• Doenjang-braised pork belly with ddeokbokki

    • sosayi on March 15, 2018

      A good dish, but I'd personally make a few changes were I to make it again. A little too one-note on the texture. Even toasted, the ddeokbokki are soft on the inside and that combined with the soft pork belly needed more to contrast it. You add blanched fennel, that keeps a bit of bite, but there's not enough, imho. It's also quite rich, so perhaps a tangy, crunchy pickle could cut through all of that and make it a bit more nuanced. That being said, the flavors of the sauce were incredible and I do love rice cakes to pieces. So I may play with it.

  • Koreatown potato salad

    • sosayi on March 26, 2018

      I enjoyed the crunch of the apple in this version of potato salad, and found the sweetness a great foil for spicy accompaniments. Would repeat in the right situation, but not something that would make it into rotation.

    • mjes on May 02, 2017

      Very nice (mashed) potato salad similar to the Japanese. I prefer to steam rather than boil my potatoes, I also went with a kewpie mayonnaise for a more Asian taste. As I am an hour away from a Korean shop that carries the suggested yogurt drink, I already have my excuse to repeat the recipe with the optional ingredient.

    • patioweather on March 19, 2018

      I made this recipe with half American mayo and half kewpie. I found it really underwhelming. I think I prefer a sharp or acidic element in my potato salad to counterbalance all of the sweetness and richness.

  • Anchovy stock (Myeolchi yooksoo)

    • patioweather on March 23, 2018

      The jalapeno does contribute heat so taste before adding it to a dish.

  • Mixed rice bowl (this is not a bibimbap recipe)

    • et12 on June 29, 2021

      Made this for a dinner party, followed all the recommended components and it was a big hit and made for a good bowl of food. Definitely something I’d do again.

  • Fire chicken (Buldak bal)

    • et12 on June 30, 2021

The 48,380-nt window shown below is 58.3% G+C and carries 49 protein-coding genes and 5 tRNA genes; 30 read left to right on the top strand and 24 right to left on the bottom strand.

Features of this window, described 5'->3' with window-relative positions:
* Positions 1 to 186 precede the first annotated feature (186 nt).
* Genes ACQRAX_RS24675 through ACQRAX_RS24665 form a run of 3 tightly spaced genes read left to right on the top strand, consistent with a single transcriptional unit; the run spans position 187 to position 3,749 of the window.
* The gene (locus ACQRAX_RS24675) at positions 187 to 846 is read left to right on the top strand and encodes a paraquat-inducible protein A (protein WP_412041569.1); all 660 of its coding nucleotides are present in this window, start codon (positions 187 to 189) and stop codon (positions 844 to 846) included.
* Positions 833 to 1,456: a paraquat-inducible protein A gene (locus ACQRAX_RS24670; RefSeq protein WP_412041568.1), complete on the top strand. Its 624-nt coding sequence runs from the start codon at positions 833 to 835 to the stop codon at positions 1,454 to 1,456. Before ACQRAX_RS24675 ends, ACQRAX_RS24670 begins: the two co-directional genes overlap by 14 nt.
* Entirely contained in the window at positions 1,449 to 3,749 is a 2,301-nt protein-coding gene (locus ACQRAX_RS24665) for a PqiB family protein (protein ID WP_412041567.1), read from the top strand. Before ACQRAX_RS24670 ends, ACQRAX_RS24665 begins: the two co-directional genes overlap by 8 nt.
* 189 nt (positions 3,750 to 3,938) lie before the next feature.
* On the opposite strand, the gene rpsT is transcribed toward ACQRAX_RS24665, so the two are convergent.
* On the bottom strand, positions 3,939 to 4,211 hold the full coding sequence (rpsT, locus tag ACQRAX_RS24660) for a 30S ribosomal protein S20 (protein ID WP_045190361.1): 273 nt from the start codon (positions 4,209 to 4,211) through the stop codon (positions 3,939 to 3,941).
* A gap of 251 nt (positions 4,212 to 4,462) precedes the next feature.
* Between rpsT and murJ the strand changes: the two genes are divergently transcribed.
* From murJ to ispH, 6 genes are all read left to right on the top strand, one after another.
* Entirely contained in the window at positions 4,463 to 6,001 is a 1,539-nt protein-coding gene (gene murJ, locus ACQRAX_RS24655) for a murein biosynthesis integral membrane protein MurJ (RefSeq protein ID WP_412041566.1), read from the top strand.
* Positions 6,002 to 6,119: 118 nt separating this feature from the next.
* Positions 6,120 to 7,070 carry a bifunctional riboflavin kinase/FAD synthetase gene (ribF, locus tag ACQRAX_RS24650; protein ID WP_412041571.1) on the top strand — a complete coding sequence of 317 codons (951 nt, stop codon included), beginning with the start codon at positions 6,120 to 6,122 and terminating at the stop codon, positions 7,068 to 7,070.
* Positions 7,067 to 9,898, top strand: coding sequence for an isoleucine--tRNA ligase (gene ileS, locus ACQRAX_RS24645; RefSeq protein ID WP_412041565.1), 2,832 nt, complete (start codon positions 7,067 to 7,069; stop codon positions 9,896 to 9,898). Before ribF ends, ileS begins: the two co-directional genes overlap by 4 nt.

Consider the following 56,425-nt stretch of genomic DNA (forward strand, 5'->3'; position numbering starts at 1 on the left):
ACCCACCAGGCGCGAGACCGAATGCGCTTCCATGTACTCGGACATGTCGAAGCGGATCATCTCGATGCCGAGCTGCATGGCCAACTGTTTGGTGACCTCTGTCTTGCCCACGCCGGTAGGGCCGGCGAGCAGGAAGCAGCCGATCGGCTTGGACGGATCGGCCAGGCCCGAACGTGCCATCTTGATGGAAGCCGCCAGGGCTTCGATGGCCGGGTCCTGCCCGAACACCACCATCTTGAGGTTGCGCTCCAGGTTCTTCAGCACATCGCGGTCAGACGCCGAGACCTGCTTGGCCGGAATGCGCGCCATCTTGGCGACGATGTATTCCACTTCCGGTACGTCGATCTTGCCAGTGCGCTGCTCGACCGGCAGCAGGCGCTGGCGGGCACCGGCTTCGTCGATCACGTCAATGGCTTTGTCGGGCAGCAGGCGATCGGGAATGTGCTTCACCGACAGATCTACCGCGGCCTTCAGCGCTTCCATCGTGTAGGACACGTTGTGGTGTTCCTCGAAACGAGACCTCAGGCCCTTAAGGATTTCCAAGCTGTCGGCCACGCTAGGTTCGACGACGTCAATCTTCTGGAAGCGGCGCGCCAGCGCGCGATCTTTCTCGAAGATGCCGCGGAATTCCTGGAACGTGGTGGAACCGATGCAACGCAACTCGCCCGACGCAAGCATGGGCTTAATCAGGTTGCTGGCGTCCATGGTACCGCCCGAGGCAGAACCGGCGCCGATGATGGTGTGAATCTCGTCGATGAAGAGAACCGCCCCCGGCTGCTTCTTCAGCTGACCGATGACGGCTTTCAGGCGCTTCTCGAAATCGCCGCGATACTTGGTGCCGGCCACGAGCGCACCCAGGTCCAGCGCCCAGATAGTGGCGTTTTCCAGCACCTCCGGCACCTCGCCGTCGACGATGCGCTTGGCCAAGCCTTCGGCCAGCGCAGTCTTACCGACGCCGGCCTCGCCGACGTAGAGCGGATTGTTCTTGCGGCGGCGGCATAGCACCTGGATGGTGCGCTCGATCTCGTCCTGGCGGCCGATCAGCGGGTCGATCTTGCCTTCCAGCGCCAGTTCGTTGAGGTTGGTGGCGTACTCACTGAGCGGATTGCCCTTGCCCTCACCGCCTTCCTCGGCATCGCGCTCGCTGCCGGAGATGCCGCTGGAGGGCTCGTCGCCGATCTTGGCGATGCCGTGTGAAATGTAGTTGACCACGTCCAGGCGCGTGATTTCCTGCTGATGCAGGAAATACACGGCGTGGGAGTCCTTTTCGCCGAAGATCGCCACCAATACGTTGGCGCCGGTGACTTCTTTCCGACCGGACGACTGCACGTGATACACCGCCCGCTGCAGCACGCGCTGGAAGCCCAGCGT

Didn’t make chicken feet but used the sauce to glaze chicken wings and they were delicious!

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    Full review
  • Leite's Culinaria

    The book goes beyond L.A., however, ​to explore Koreatowns across America​ and​ celebrat​e ​the gutsy, rustic food that is the lifeblood of these communities.

    Full review
  • Saveur.com

    The total opposite of an aspirational travel book: Koreatown is as real as it gets: a love letter not just to Korean cooking, but also how it manifests in America's many Korean communities.

    Full review
  • Epicurious

    A great book whether you're new to Korean food or looking for recipes for old favorites, Koreatown will have you running to your local Asian grocery to stock up on rice cakes, gochujang, and kimchi.

    Full review
  • Eater

    Rodbard approaches the cuisine as an outsider turned obsessive fan, while Hong writes as a Korean-American who is re-embracing his heritage with...barbecue restaurant Kang Ho Dong Baekjeong.

    Full review
  • ISBN 10 0804186138
  • ISBN 13 9780804186131
  • Published Feb 16 2016
  • Format Hardcover
  • Page Count 272
  • Language English
  • Countries United States
  • Publisher Clarkson Potter

Publishers Text

This is not your average soft-focus "journey to Asia" kind of cookbook. Koreatown is a spicy, funky, flavor-packed love affair with the grit and charm of Korean cooking in America. Koreatowns around the country are synonymous with mealtime feasts and late-night chef hangouts, and Deuki Hong and Matt Rodbard show us why with stories, interviews, and over 100 delicious, super-approachable recipes.

It's spicy, it's fermenty, it's sweet and savory and loaded with umami: Korean cuisine is poised to break out in the U.S., but until now, Korean cookbooks have been focused on taking readers to an idealized Korean fantasyland. Koreatown, though, is all about what's real and happening right here: the foods of Korean American communities all over our country, from L.A. to New York City, from Atlanta to Chicago. We follow Rodbard and Hong through those communities with stories and recipes for everything from beloved Korean barbecue favorites like bulgogi and kalbi to the lesser-known but deeply satisfying stews, soups, noodles, salads, drinks, and the many kimchis of the Korean American table.